Some important factors to research are location, internship opportunities, tuition, graduation rates, small or big college, public or private, Greek life, food plans, etc. Often, one will have a certain college crossed out, but not write why, thinking that it won't be needed. Later, when going back to check, it costs extra time to go back and check why it was crossed it out in the first place. This can be very frustrating, so make sure to always write down everything, just in case. Also try to keep your notebook organized and neat, because the whole purpose of the notebook is for you to come back to it later.
Notebooks are a great resource for documenting your findings!
Now We Begin
After you get your notebook set up, it’s time to actually start the search! There are many ways to start, like the online, library, or even by asking family and friends. I’ll give you some ideas below.
Let’s start with the easiest one: online. You can take anywhere from five minutes to an hour, but any research is good research. Some good informational websites are niche.com, princetonreview.com, ivywise.com, unigo.com, and collegemajors101.com. Niche is a detailed college search website that includes college report cards, rankings, and much more. Princeton Review also has a college search, but also has much more, such as rankings, test prep help, online courses, etc. IvyWise is very, very helpful as a college guide resource. They offer admission help, tutoring, and a knowledge base of helpful information to prepare you for college. Unigo also has information about colleges, scholarships, and articles, but is known for being the website where you can get the inside scoop on what each college is actually like. Of course, a couple of reviews don’t describe the whole college, so try not to take them too seriously. College Majors 101 has a lot of information and resources for each major.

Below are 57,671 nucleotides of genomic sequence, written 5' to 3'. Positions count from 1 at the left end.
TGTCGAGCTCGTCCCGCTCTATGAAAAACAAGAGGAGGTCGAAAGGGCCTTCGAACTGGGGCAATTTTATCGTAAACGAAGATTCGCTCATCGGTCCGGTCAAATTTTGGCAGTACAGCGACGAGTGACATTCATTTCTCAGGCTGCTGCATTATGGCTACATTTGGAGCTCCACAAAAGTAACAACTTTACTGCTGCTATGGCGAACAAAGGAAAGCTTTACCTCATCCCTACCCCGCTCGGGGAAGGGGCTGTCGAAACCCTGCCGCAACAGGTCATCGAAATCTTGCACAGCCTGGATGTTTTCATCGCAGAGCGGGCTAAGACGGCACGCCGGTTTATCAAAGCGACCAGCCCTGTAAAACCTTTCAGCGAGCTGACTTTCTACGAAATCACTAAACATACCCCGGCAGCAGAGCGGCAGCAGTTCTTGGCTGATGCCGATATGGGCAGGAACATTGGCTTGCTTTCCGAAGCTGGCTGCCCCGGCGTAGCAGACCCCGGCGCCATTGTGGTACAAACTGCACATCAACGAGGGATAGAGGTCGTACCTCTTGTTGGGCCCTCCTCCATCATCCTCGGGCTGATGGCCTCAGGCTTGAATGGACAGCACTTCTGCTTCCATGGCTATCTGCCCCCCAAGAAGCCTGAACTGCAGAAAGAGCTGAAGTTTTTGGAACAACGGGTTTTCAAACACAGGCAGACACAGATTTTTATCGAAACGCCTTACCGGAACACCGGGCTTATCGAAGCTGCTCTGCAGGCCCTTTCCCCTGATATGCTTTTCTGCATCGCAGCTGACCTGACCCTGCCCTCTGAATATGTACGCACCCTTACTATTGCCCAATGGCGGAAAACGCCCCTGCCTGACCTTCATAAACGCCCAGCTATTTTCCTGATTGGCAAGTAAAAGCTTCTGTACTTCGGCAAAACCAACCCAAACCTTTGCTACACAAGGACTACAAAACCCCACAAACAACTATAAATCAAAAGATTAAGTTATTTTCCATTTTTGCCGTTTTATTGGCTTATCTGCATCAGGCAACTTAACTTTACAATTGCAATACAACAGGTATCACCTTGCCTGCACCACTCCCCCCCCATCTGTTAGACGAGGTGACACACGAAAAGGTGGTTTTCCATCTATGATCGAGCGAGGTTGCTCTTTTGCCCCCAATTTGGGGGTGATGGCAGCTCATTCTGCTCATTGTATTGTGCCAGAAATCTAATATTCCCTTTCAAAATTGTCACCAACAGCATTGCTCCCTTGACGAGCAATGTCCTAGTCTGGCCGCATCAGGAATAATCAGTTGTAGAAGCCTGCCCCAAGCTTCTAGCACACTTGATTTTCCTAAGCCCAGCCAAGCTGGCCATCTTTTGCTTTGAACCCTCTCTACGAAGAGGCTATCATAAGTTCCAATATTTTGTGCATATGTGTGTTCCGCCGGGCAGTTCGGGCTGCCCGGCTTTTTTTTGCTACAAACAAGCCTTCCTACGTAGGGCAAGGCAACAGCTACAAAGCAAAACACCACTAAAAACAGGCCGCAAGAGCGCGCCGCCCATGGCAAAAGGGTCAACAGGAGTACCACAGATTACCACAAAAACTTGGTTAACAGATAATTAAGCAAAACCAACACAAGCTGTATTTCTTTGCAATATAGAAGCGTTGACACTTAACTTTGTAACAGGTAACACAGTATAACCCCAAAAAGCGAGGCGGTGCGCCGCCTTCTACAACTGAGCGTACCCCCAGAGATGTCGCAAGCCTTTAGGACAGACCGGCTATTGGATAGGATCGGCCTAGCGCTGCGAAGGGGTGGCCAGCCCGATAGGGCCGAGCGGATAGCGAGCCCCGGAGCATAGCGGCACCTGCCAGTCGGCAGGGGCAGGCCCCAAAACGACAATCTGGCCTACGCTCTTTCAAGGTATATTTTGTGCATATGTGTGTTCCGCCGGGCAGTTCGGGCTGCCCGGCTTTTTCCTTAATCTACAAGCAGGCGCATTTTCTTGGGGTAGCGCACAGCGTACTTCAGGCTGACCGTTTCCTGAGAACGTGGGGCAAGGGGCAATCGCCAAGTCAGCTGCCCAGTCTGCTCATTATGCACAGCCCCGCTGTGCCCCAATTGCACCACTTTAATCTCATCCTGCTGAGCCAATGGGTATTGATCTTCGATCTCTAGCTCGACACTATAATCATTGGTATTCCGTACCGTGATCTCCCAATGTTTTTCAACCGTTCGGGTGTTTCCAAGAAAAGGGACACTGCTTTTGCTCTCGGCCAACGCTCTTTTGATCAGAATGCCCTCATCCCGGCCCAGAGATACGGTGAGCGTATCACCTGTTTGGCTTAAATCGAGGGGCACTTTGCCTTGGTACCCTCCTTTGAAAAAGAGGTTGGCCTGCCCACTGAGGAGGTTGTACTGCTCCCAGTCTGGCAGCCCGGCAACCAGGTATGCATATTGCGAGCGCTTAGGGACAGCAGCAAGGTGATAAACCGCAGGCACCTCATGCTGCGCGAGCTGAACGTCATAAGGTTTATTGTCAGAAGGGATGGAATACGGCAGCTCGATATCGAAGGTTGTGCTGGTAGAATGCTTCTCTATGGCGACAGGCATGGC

Going to the library is very helpful. There are tons of books that can help with your college search. Also, the librarian most likely went to college themselves, so you can ask them any questions about the college search, their experience, which universities they recommend, and whatever other questions you have.
Lastly, asking family and friends is a good source for college info. These people actually went to college, and they’re your family/friends, so you can trust that they’re going to be honest. You can also ask them any questions you would feel uncomfortable asking anyone else.
Overall, the college search is a fun process, so don’t get worried about the logistics. The sooner you start, the less the stress, and you can take your time. There are lots of resources that are right around you that are waiting to be used. Your doctor, teachers, neighbor, and anyone else that went to college can be a resource!
For you busy people, here are some time-saving tips. The fastest way to get some research time is online. Bookmarking your favorite websites can help you can find them easier. Also, make a list of what you want in a college, as specific as possible, so you can spend less time figuring out which ones work out for you. Deciding between small and large colleges, co-ed or same-sex, and extracurricular opportunities are just some ways you can quickly narrow down colleges down the road. Remember, have fun and start as soon as you can to eliminate stress.